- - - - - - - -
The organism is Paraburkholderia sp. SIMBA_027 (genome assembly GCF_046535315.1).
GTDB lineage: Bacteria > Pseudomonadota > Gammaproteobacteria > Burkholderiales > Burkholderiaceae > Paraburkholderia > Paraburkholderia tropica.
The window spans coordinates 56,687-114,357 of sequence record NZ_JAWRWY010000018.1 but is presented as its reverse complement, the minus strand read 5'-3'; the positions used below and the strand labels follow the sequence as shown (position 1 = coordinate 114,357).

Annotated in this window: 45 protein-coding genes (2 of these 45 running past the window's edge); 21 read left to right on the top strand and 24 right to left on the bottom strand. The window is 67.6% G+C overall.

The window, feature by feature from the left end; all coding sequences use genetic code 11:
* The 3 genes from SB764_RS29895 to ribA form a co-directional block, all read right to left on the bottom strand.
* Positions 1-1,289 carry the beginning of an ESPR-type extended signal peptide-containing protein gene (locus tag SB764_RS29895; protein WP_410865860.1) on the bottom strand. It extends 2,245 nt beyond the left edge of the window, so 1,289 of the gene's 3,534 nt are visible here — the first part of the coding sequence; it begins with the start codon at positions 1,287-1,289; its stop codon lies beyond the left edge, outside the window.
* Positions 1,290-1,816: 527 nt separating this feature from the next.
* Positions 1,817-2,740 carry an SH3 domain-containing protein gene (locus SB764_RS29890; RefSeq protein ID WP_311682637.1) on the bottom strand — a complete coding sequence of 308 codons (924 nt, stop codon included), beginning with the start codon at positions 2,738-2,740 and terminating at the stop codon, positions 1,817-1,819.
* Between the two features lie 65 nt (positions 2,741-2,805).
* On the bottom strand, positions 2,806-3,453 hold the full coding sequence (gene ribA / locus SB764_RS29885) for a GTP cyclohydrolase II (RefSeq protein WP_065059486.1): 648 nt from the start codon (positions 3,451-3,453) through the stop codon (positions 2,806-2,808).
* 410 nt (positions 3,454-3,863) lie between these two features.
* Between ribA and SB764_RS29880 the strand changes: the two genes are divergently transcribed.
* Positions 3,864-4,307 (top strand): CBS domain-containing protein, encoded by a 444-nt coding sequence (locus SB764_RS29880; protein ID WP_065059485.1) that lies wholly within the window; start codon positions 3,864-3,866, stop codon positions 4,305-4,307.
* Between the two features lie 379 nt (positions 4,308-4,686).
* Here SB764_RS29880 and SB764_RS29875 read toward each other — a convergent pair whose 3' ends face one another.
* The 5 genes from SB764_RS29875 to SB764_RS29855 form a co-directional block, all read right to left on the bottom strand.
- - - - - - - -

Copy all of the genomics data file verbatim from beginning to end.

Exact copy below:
The organism is Paraburkholderia sp. SIMBA_027 (genome assembly GCF_046535315.1).
GTDB lineage: Bacteria > Pseudomonadota > Gammaproteobacteria > Burkholderiales > Burkholderiaceae > Paraburkholderia > Paraburkholderia tropica.
The window spans coordinates 56,687-114,357 of sequence record NZ_JAWRWY010000018.1 but is presented as its reverse complement, the minus strand read 5'-3'; the positions used below and the strand labels follow the sequence as shown (position 1 = coordinate 114,357).

Annotated in this window: 45 protein-coding genes (2 of these 45 running past the window's edge); 21 read left to right on the top strand and 24 right to left on the bottom strand. The window is 67.6% G+C overall.

The window, feature by feature from the left end; all coding sequences use genetic code 11:
* The 3 genes from SB764_RS29895 to ribA form a co-directional block, all read right to left on the bottom strand.
* Positions 1-1,289 carry the beginning of an ESPR-type extended signal peptide-containing protein gene (locus tag SB764_RS29895; protein WP_410865860.1) on the bottom strand. It extends 2,245 nt beyond the left edge of the window, so 1,289 of the gene's 3,534 nt are visible here — the first part of the coding sequence; it begins with the start codon at positions 1,287-1,289; its stop codon lies beyond the left edge, outside the window.
* Positions 1,290-1,816: 527 nt separating this feature from the next.
* Positions 1,817-2,740 carry an SH3 domain-containing protein gene (locus SB764_RS29890; RefSeq protein ID WP_311682637.1) on the bottom strand — a complete coding sequence of 308 codons (924 nt, stop codon included), beginning with the start codon at positions 2,738-2,740 and terminating at the stop codon, positions 1,817-1,819.
* Between the two features lie 65 nt (positions 2,741-2,805).
* On the bottom strand, positions 2,806-3,453 hold the full coding sequence (gene ribA / locus SB764_RS29885) for a GTP cyclohydrolase II (RefSeq protein WP_065059486.1): 648 nt from the start codon (positions 3,451-3,453) through the stop codon (positions 2,806-2,808).
* 410 nt (positions 3,454-3,863) lie between these two features.
* Between ribA and SB764_RS29880 the strand changes: the two genes are divergently transcribed.
* Positions 3,864-4,307 (top strand): CBS domain-containing protein, encoded by a 444-nt coding sequence (locus SB764_RS29880; protein ID WP_065059485.1) that lies wholly within the window; start codon positions 3,864-3,866, stop codon positions 4,305-4,307.
* Between the two features lie 379 nt (positions 4,308-4,686).
* Here SB764_RS29880 and SB764_RS29875 read toward each other — a convergent pair whose 3' ends face one another.
* The 5 genes from SB764_RS29875 to SB764_RS29855 form a co-directional block, all read right to left on the bottom strand.